I carefully returned the strings of both the sneak spell and the mimic, pulling more to sheath myself in true invisibility instead. Then I raised one boot and kicked the door open. 

The bang alerted them just fine. But when they looked, they saw nothing. 

I saw three men, all of them in shabby clothes – probably the best they could find on short notice. All of them were now standing, pointing guns at me and looking very confused. 

I moved inside, taking the guy on the right first. A swift kick to the back of the knee and he was down. I took his head, slammed it against the floor – barely carpeted, more concrete than thread – just hard enough to knock him out, and kicked the gun away towards the door. 

The other two now had the sense to scream, holding their arms up, guns pointed skyward, looking wildly around. 

I swept their guns from their hands and sent those towards the door, too. 

While that distracted them, I took the second not-Frank down with a stylish roundhouse to the side of the head (hey, I perform for me, not my audience), knocking him out cold and leaving a ringing in his ear that would probably last for days. 

Finally, Frank. He stood there, arms up, entire body wobbling as he trembled. The longer nothing happened, the more his breath became ragged and the more he shook. Just as I judged he was about to panic and run, I spun a quick spell, lifting him by his ankles and turning him upside down. 

Then I dropped the sheathing spell and motioned for Daphne to enter.

When Frank saw her, he began to swear. Even from his upside down position. So I sent some bindings to hold and gag him. 

“Now, now. Nobody needs to hear any of that nonsense, you sack of crap.”

He tried to speak through the gag, but quieted when he got nowhere. 

Watching a man try to glare intimidatingly at you while he’s both scared out of his wits and upside down is quite the thing, I’ll tell you. But I couldn’t enjoy this all day. 

“So, Franky, how would you like it if every blow, and every emotional cut you levelled at this lady was to bounce back to you, all at once?” 

Frank squealed and struggled. Funny how he didn’t want that back. I was starting to have fun, though. 

But Daphne was there, and she remembered why we’d come. 

“This isn’t ‘binding them and getting the police’, Jack. You said we would go straight to them and tell them what we know, as soon as they were bound.” 

I pulled back from Frank and nodded. This was her show, after all. 

“I need to get my people first, they’ll get here in a few minutes then we can leave. If you want to say anything to him, do it now.” 

Daphne took a long, hard look at her reversed ex-husband and shrugged, “What words is he even worth?” She turned her back on him and left the apartment, head high, that stench of fear gone. 

Gotta admit, my heart did a little soar when I saw and felt that. Good times. This lady was gonna live well. 

The rest happened as planned. My law people arrived, just as I was about to break and drop him on his head for fun. They sorted out his mental block and all the memories of him and his buddies. I went back to Daphne’s, helped her pack the little she had, and returned her to her front door. She invited me in for a night cap, a twinkle in her eye that hadn’t been there before. I knew that twinkle, certainly I did. She was free, and she had a particular kind of thanks she wanted to offer.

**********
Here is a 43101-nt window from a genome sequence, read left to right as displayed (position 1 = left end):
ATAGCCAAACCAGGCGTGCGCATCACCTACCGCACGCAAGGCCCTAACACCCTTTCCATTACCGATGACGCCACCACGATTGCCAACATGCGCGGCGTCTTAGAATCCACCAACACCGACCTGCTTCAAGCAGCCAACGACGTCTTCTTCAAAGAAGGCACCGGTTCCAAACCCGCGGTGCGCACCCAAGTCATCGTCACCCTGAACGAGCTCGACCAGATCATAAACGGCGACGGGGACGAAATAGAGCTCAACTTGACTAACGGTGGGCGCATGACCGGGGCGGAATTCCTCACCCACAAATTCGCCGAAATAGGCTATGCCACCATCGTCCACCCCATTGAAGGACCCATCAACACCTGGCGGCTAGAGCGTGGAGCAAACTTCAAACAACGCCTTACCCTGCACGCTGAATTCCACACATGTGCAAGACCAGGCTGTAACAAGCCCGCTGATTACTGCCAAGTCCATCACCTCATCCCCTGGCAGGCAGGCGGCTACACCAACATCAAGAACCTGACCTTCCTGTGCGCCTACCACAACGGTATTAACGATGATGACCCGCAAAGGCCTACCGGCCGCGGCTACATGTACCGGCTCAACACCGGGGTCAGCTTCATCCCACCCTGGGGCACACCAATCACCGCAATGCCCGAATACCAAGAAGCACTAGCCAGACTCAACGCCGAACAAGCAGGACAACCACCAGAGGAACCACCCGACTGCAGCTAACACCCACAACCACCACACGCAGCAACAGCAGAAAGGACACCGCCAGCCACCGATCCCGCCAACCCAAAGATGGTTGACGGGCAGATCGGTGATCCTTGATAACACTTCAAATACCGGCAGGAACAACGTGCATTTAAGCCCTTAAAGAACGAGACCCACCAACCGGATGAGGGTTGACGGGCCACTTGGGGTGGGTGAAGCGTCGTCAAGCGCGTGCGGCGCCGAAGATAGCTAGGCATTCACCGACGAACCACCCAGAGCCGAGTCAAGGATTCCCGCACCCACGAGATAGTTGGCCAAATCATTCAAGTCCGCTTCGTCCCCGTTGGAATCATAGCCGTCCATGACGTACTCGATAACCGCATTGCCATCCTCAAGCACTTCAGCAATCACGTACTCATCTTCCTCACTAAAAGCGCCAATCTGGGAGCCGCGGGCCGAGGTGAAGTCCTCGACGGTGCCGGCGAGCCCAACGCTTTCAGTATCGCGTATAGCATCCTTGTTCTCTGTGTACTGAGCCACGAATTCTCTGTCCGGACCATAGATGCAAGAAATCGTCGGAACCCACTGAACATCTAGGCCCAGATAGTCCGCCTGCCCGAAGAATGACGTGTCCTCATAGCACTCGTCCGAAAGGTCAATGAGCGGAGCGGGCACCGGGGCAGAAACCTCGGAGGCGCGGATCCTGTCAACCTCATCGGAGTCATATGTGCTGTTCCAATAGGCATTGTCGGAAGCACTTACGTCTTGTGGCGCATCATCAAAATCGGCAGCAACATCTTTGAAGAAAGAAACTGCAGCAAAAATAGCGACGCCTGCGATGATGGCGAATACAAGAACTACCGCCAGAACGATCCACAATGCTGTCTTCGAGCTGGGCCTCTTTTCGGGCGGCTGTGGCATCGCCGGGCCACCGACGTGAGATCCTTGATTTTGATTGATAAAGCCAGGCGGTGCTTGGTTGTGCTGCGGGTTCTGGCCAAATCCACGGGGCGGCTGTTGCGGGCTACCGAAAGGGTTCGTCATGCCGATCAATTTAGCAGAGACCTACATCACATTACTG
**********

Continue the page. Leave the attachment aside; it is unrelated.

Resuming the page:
I held her eyes for a moment, carefully carving out the magic and muffling the rest, then I left her with a kiss to the side of her mouth. 

I checked up on her a couple of times when I was in the region – always at a distance. She’d done good for herself. Runs a shelter now, too – for all genders. And her friends from that first shelter are running it with her. Were, I should say. I lost track of them after everything

fell, don’t know if they survived. If they did, wherever they are, I bet they’re helping people. 

So that’s the end of that story. And I bet you thought I was going to have sex with her. If you did, it means you still don’t really understand us. Or me specifically. 

Ah, nameless lady who asks me questions. I’ve come to enjoy making these recordings every couple of weeks, but I’m not sure what good they’re doing. I don’t see your world anymore. Are they published? Are people believing them? Are normies and supernaturals starting to notice each other? Is there any understanding at all? I’d love to know. 

Anyway, thanks for this question. It was nice to talk about doing a good deed for a normie that didn’t blow everything up in my face somehow. Thanks. Looking forward to the next one!

Thanks for reading, I hope you enjoyed my latest story. If you’d like these right to your inbox, please subscribe to the mailing list on the top right. If you’d like to support me, please share my stories around! You can also select one of the links to the right, and find commissions, writing blogs on via Ko-Fi. If you enjoy my work, please consider a donation or subscription, to help me out with daily living and more storytelling. Either way, thanks for your time, and come back soon!

"This isn't the way to the police department, Jack. You said we would go straight there and tell them what we know."